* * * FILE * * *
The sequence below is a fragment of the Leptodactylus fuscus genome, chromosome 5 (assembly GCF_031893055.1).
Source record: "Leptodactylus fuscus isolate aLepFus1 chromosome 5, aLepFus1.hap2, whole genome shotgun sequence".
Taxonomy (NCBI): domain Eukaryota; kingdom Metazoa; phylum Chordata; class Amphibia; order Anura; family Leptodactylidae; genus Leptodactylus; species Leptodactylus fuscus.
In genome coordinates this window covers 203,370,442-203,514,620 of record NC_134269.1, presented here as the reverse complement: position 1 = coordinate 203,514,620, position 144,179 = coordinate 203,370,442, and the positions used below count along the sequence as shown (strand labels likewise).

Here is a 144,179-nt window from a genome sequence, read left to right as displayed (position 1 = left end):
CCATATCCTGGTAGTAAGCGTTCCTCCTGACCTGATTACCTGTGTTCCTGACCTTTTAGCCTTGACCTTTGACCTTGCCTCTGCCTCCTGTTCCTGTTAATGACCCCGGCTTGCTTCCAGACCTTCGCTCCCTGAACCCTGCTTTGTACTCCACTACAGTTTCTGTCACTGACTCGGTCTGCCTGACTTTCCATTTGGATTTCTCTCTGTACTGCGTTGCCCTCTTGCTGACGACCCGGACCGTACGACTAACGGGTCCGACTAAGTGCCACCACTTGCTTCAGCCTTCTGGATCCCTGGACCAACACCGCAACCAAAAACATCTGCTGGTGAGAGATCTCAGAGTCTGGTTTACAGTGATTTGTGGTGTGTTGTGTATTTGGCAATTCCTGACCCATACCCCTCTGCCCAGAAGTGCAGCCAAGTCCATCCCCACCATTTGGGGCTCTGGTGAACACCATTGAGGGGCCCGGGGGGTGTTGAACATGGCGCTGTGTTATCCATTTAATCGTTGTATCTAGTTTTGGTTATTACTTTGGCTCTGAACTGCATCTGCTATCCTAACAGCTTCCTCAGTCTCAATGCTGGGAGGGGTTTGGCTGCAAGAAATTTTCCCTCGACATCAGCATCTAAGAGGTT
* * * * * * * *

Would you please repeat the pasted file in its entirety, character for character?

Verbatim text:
The sequence below is a fragment of the Leptodactylus fuscus genome, chromosome 5 (assembly GCF_031893055.1).
Source record: "Leptodactylus fuscus isolate aLepFus1 chromosome 5, aLepFus1.hap2, whole genome shotgun sequence".
Taxonomy (NCBI): domain Eukaryota; kingdom Metazoa; phylum Chordata; class Amphibia; order Anura; family Leptodactylidae; genus Leptodactylus; species Leptodactylus fuscus.
In genome coordinates this window covers 203,370,442-203,514,620 of record NC_134269.1, presented here as the reverse complement: position 1 = coordinate 203,514,620, position 144,179 = coordinate 203,370,442, and the positions used below count along the sequence as shown (strand labels likewise).

Here is a 144,179-nt window from a genome sequence, read left to right as displayed (position 1 = left end):
CCATATCCTGGTAGTAAGCGTTCCTCCTGACCTGATTACCTGTGTTCCTGACCTTTTAGCCTTGACCTTTGACCTTGCCTCTGCCTCCTGTTCCTGTTAATGACCCCGGCTTGCTTCCAGACCTTCGCTCCCTGAACCCTGCTTTGTACTCCACTACAGTTTCTGTCACTGACTCGGTCTGCCTGACTTTCCATTTGGATTTCTCTCTGTACTGCGTTGCCCTCTTGCTGACGACCCGGACCGTACGACTAACGGGTCCGACTAAGTGCCACCACTTGCTTCAGCCTTCTGGATCCCTGGACCAACACCGCAACCAAAAACATCTGCTGGTGAGAGATCTCAGAGTCTGGTTTACAGTGATTTGTGGTGTGTTGTGTATTTGGCAATTCCTGACCCATACCCCTCTGCCCAGAAGTGCAGCCAAGTCCATCCCCACCATTTGGGGCTCTGGTGAACACCATTGAGGGGCCCGGGGGGTGTTGAACATGGCGCTGTGTTATCCATTTAATCGTTGTATCTAGTTTTGGTTATTACTTTGGCTCTGAACTGCATCTGCTATCCTAACAGCTTCCTCAGTCTCAATGCTGGGAGGGGTTTGGCTGCAAGAAATTTTCCCTCGACATCAGCATCTAAGAGGTT